Ngo Van Chieu claimed that a spirit contacted him during a table moving séance, introduced itself as Cao Dai Tien Ong (Cao Dai means supreme being in Vietnamese) and gave him the main teachings about the new religion. At a time of political turmoil all over the world, the religion grew very popular in Vietnam, specially in the Mekong Delta, and held an important political role during the 1940’s and 1950’s. During the 1930’s they had been gaining a lot of influence and they managed to build their own private army in 1943, during World War II and the Japanese occupation. This times of chaos were advantageous to the Cao Dai rulers, who managed to establish a semi autonomous (sort of) state around Tay Ninh and together with other groups like the BIn Xuyen and the Hoa Hao (other autonomous groups with their own armies) gave more than a headache to the French colonial rulers and to the subsequent South Vietnam government of Ngo Dinh Diem, who disbanded their army in 1956. Since then and during the Vietnam War, they lost influence, but spread all over the world (specially France and the United States) and have been regaining  some popularity in Vietnam in the 1990’s, when their particular faith (with around 5 million followers in the world) and rites became a tourist attraction. Buses full of tourist go to Tay Ninh temple (The Vatican of Caodaism) every day, but we know that readers of this blog won’t miss the chance to take their bikes and pedal there.

The oldest cyclist in Saigon?

At age 84, Duong Van Ngo may not be the oldest cyclist in Ho Chi Minh City, but there may not be many older than him. Mr Ngo is one of the fascinating characters that Saigon can still offer. He is the last letter writer in the Central Post Office in District 1; if you haven’t seen him, it is worth to drop by and observe him at work, as if he came from a different time. Everyday, his thin legs push the pedals of his bicycle to cover the two kilometers from his house to the Post Office, where he has been doing this job for the last 25 years, since he retired from his previous occupation as a Post Office employee.

“Some call me the last of the mohicans because nobody does this job anymore. I do this because I like it and it allows me to earn some money”, he says in French, the language he learned during his younger years. “Now nobody learns it anymore, but it is good to know both French and English”, he explains. Talented for languages, he learned English from some American pilots during the war, at age 36, and now he offers his services as a translator. Everyday at 8 in the morning he walks to his table and hangs the sign that says “Public writer” in Vietnamese, French and English.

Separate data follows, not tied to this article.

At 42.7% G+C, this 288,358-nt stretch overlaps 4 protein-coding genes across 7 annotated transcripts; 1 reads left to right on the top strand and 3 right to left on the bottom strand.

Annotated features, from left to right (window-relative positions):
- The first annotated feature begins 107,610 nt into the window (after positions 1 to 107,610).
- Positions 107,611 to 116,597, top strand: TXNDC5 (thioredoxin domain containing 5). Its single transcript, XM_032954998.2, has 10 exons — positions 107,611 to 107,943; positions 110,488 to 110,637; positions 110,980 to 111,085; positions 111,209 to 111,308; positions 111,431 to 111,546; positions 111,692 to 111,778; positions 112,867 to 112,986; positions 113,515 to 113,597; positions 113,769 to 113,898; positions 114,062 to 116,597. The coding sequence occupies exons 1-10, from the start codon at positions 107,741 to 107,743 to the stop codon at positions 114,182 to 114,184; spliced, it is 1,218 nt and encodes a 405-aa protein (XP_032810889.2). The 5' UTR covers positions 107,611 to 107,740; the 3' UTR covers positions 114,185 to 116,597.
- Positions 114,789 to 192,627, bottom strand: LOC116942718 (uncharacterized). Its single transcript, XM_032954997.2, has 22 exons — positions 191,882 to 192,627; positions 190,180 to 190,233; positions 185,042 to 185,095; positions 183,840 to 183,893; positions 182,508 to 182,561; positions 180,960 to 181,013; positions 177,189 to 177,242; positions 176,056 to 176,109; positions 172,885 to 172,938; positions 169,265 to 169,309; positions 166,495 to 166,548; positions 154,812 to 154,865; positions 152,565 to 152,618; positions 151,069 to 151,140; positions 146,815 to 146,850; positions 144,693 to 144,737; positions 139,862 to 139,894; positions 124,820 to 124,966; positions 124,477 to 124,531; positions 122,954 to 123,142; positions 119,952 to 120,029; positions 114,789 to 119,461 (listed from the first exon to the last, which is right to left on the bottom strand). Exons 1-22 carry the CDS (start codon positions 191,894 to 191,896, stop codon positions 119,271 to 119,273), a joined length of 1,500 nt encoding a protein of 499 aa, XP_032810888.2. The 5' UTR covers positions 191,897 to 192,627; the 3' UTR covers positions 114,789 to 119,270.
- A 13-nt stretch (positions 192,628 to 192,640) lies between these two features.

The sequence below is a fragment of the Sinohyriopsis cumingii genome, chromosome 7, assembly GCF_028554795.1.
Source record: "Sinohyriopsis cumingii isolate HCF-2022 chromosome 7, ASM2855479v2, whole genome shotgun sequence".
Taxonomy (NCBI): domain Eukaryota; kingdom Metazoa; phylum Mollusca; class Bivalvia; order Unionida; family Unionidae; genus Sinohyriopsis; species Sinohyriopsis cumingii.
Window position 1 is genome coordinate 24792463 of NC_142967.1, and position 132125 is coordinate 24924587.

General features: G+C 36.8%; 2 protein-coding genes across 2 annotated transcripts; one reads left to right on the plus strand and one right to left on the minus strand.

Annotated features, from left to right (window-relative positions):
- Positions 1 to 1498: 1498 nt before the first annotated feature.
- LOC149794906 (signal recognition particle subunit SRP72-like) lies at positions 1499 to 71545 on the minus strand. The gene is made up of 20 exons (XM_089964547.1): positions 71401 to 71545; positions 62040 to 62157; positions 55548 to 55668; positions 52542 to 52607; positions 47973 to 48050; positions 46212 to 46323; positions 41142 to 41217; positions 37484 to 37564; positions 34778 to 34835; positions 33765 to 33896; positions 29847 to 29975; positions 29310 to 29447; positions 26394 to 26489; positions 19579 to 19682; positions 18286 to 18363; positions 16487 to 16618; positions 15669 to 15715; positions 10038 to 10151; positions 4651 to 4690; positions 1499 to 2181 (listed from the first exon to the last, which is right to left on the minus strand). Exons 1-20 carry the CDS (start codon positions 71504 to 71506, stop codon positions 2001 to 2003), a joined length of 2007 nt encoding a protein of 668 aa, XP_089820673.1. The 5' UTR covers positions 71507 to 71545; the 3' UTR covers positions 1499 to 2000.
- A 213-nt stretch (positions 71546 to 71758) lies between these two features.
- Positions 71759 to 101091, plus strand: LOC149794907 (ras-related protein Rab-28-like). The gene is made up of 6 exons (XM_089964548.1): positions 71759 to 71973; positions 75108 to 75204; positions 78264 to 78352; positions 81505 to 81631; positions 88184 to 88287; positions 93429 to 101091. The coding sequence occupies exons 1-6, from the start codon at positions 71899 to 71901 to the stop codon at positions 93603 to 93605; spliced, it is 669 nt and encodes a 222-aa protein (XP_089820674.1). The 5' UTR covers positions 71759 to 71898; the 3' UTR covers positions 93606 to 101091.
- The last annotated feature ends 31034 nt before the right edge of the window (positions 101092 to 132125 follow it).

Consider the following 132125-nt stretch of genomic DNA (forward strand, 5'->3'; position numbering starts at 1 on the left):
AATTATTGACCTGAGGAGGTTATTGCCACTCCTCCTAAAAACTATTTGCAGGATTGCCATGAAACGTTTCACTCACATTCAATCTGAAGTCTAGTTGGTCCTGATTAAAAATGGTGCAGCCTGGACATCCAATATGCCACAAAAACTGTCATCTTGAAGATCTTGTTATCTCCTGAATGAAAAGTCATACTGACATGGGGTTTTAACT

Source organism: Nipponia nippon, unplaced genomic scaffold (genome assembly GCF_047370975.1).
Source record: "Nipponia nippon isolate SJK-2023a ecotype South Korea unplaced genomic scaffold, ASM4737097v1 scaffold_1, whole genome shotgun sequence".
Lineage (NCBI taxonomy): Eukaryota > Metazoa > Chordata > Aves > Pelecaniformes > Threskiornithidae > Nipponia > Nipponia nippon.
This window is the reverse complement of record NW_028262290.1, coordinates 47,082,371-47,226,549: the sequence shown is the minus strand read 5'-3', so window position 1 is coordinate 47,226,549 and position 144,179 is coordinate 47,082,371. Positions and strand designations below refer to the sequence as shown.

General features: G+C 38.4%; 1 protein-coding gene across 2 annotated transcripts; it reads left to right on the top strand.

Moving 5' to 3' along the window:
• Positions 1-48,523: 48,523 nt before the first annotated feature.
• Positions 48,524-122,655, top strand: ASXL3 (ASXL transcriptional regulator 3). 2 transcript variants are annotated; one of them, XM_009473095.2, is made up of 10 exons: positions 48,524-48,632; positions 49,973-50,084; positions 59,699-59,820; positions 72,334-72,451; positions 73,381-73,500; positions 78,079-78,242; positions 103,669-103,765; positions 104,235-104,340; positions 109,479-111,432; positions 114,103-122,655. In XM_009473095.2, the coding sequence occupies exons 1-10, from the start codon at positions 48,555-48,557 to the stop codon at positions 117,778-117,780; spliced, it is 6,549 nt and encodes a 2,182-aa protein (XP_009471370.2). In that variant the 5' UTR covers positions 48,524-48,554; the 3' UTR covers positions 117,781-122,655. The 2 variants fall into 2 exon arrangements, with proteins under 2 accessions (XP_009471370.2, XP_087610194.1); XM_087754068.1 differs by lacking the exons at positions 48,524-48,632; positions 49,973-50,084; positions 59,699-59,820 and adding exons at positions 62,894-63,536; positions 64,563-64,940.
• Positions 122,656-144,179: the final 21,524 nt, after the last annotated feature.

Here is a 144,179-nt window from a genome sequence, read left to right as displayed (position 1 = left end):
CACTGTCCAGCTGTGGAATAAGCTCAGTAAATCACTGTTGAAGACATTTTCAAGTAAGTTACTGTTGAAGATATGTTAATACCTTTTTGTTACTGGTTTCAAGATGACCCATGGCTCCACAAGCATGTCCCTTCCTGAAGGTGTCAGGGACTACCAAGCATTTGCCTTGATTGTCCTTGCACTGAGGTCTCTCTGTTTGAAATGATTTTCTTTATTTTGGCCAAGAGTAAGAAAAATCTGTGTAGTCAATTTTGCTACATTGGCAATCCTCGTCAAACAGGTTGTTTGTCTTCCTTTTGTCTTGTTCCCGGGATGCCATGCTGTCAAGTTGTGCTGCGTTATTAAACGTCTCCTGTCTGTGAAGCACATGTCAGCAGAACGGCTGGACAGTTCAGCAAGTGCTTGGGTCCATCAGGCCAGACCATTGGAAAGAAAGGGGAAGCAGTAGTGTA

Some tourists, surprised to see someone doing this anachronistic activity, ask him to write a postcard in Vietnamese to impress their relatives back home or they pay him to get a picture with him, but most of his clients are Vietnamese who really need his translation services. They hand him the letter in Vietnamese and he translates it into French or English, depending on the needs. It could be formal letters addressed to companies, such as airlines or travel agencies, or personal love letters, in most cases of women who fell in love with foreigners. “Love letters are the most difficult ones”, he protests.

DSC_0167His eyesight having become poor because of age, he needs to use a magnifying glass to decipher the calligraphy of his clients and to scrutinize his old yellowing dictionaries from French and English to Vietnamese. The pay is not high, but he is happy to do it, “if I stayed at home I would get bored”. At 3 pm, after seven long hours of work, he organizes all his papers and books and rests for a few minutes before taking back his old bike and pedaling back home. His body has been becoming weaker in the last few months and work feels harder, but he doesn’t plan to retire: “People still need me and there is no one to replace me”.